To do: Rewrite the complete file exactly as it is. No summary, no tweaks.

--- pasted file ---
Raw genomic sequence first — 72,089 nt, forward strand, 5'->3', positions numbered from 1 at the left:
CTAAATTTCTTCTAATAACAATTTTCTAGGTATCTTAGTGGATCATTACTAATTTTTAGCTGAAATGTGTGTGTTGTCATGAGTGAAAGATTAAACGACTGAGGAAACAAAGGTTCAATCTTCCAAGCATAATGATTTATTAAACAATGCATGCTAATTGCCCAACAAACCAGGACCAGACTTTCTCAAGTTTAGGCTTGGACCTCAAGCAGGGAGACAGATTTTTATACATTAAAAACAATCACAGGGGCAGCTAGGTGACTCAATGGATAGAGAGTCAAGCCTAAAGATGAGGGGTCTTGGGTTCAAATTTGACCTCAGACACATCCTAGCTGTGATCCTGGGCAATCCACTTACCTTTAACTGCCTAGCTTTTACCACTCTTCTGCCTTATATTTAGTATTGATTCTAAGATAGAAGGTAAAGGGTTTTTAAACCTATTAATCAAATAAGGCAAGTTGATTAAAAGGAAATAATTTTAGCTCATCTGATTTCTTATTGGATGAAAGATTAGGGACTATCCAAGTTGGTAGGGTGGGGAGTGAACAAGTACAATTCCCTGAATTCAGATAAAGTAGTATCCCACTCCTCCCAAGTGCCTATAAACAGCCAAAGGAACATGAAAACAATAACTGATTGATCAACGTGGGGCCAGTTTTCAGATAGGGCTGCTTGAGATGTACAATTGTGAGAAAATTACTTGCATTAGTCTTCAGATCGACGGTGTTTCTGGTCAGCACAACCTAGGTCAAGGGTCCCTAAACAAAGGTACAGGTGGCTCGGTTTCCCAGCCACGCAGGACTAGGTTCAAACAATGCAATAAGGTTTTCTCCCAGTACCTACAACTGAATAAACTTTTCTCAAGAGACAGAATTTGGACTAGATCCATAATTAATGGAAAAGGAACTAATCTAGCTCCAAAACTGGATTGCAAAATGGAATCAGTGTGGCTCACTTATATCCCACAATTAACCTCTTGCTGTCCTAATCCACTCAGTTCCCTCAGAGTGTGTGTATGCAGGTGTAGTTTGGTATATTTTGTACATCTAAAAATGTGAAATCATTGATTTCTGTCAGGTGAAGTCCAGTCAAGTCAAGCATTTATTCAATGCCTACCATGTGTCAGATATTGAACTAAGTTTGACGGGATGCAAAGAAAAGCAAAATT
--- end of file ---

Raw genomic sequence first — 72,089 nt, forward strand, 5'->3', positions numbered from 1 at the left:
CTAAATTTCTTCTAATAACAATTTTCTAGGTATCTTAGTGGATCATTACTAATTTTTAGCTGAAATGTGTGTGTTGTCATGAGTGAAAGATTAAACGACTGAGGAAACAAAGGTTCAATCTTCCAAGCATAATGATTTATTAAACAATGCATGCTAATTGCCCAACAAACCAGGACCAGACTTTCTCAAGTTTAGGCTTGGACCTCAAGCAGGGAGACAGATTTTTATACATTAAAAACAATCACAGGGGCAGCTAGGTGACTCAATGGATAGAGAGTCAAGCCTAAAGATGAGGGGTCTTGGGTTCAAATTTGACCTCAGACACATCCTAGCTGTGATCCTGGGCAATCCACTTACCTTTAACTGCCTAGCTTTTACCACTCTTCTGCCTTATATTTAGTATTGATTCTAAGATAGAAGGTAAAGGGTTTTTAAACCTATTAATCAAATAAGGCAAGTTGATTAAAAGGAAATAATTTTAGCTCATCTGATTTCTTATTGGATGAAAGATTAGGGACTATCCAAGTTGGTAGGGTGGGGAGTGAACAAGTACAATTCCCTGAATTCAGATAAAGTAGTATCCCACTCCTCCCAAGTGCCTATAAACAGCCAAAGGAACATGAAAACAATAACTGATTGATCAACGTGGGGCCAGTTTTCAGATAGGGCTGCTTGAGATGTACAATTGTGAGAAAATTACTTGCATTAGTCTTCAGATCGACGGTGTTTCTGGTCAGCACAACCTAGGTCAAGGGTCCCTAAACAAAGGTACAGGTGGCTCGGTTTCCCAGCCACGCAGGACTAGGTTCAAACAATGCAATAAGGTTTTCTCCCAGTACCTACAACTGAATAAACTTTTCTCAAGAGACAGAATTTGGACTAGATCCATAATTAATGGAAAAGGAACTAATCTAGCTCCAAAACTGGATTGCAAAATGGAATCAGTGTGGCTCACTTATATCCCACAATTAACCTCTTGCTGTCCTAATCCACTCAGTTCCCTCAGAGTGTGTGTATGCAGGTGTAGTTTGGTATATTTTGTACATCTAAAAATGTGAAATCATTGATTTCTGTCAGGTGAAGTCCAGTCAAGTCAAGCATTTATTCAATGCCTACCATGTGTCAGATATTGAACTAAGTTTGACGGGATGCAAAGAAAAGCAAAATT